Adverbs ending in -ly use more to form the comparative and most to form the superlative.
|quietly||more quietly||most quietly|
|slowly||more slowly||most slowly|
|seriously||more seriously||most seriously|
- The teacher spoke more slowly to help us to understand.
- Could you sing more quietly please?
Adverbs that don't end in -ly form the comparative and the superlative in the same way as adjectives: they take and ending of -er for the comparative and -est for the superlative. If an adverb ends in e you first have to remove the e then add the ending.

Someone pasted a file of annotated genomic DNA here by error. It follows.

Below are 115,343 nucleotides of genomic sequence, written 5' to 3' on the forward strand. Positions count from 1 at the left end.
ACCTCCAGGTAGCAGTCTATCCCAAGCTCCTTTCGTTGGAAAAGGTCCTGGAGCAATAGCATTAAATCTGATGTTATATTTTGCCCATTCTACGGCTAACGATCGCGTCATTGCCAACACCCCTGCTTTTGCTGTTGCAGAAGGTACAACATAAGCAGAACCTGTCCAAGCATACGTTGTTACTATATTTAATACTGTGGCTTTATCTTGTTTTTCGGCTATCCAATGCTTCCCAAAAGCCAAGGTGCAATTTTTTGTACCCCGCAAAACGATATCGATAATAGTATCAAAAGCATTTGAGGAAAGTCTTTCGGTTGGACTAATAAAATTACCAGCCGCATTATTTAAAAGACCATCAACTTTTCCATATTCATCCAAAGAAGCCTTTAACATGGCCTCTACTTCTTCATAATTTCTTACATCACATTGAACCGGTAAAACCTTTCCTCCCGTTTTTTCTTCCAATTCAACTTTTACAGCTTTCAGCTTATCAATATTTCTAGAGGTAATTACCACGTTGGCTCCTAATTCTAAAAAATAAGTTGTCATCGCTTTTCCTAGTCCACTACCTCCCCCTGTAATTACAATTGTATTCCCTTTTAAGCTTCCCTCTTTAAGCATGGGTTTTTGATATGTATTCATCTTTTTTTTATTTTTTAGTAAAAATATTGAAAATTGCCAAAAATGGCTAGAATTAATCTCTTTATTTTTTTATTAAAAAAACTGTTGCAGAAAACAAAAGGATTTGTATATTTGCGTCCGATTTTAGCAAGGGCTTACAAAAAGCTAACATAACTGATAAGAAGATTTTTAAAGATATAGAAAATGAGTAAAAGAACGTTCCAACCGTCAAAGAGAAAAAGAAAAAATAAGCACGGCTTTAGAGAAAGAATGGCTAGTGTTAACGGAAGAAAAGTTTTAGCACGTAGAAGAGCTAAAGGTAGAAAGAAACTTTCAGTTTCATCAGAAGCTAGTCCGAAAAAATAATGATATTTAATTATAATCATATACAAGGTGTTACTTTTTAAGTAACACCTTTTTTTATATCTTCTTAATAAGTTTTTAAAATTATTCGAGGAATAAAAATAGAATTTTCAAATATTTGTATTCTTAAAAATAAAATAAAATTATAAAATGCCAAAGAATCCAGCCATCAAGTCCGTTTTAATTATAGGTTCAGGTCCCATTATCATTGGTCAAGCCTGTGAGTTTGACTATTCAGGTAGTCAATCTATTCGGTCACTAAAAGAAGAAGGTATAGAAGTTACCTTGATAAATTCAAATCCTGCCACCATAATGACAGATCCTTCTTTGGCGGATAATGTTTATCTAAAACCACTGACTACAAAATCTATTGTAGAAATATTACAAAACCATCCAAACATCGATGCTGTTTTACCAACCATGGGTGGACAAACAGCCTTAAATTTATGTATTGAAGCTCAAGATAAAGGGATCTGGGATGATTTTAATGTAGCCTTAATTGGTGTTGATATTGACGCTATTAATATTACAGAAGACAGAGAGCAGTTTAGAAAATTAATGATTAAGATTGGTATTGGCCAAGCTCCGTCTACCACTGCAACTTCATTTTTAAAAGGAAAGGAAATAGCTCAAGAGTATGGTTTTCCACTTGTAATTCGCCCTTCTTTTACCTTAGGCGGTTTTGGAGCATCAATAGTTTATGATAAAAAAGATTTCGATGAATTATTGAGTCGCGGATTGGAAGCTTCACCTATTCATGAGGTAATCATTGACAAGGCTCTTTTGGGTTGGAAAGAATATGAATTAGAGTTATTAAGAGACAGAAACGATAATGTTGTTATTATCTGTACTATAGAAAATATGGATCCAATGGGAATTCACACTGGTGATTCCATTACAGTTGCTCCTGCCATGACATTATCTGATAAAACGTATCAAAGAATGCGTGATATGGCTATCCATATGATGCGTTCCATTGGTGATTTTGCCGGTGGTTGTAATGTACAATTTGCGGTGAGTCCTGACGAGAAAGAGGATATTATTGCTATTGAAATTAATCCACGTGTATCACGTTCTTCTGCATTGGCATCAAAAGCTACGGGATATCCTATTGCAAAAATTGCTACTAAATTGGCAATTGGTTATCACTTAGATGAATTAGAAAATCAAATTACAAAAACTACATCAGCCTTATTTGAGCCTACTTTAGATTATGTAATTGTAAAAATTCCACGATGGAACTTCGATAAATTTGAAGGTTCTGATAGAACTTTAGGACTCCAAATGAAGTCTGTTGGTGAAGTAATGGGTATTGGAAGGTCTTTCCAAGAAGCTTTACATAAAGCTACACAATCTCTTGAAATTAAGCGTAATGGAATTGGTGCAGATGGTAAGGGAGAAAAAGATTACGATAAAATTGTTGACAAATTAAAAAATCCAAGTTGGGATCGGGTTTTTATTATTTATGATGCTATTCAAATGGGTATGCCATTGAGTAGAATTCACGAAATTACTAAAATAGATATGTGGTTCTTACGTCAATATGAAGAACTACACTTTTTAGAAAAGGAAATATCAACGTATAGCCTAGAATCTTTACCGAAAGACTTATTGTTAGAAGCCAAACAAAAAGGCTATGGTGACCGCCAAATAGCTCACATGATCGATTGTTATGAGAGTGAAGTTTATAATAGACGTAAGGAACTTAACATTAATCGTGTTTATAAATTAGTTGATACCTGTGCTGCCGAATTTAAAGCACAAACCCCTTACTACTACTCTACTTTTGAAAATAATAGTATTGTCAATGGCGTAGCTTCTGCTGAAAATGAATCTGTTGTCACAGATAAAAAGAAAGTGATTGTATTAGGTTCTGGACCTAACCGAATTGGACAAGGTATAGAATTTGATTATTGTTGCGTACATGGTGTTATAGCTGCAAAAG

- Jim works harder than his brother.
- Everyone in the race ran fast, but John ran the fastest of all.
A few adverbs have irregular comparative and superlative forms.
- The little boy ran farther than his friends.
- You're driving worse today than yesterday !
- He played the best of any player.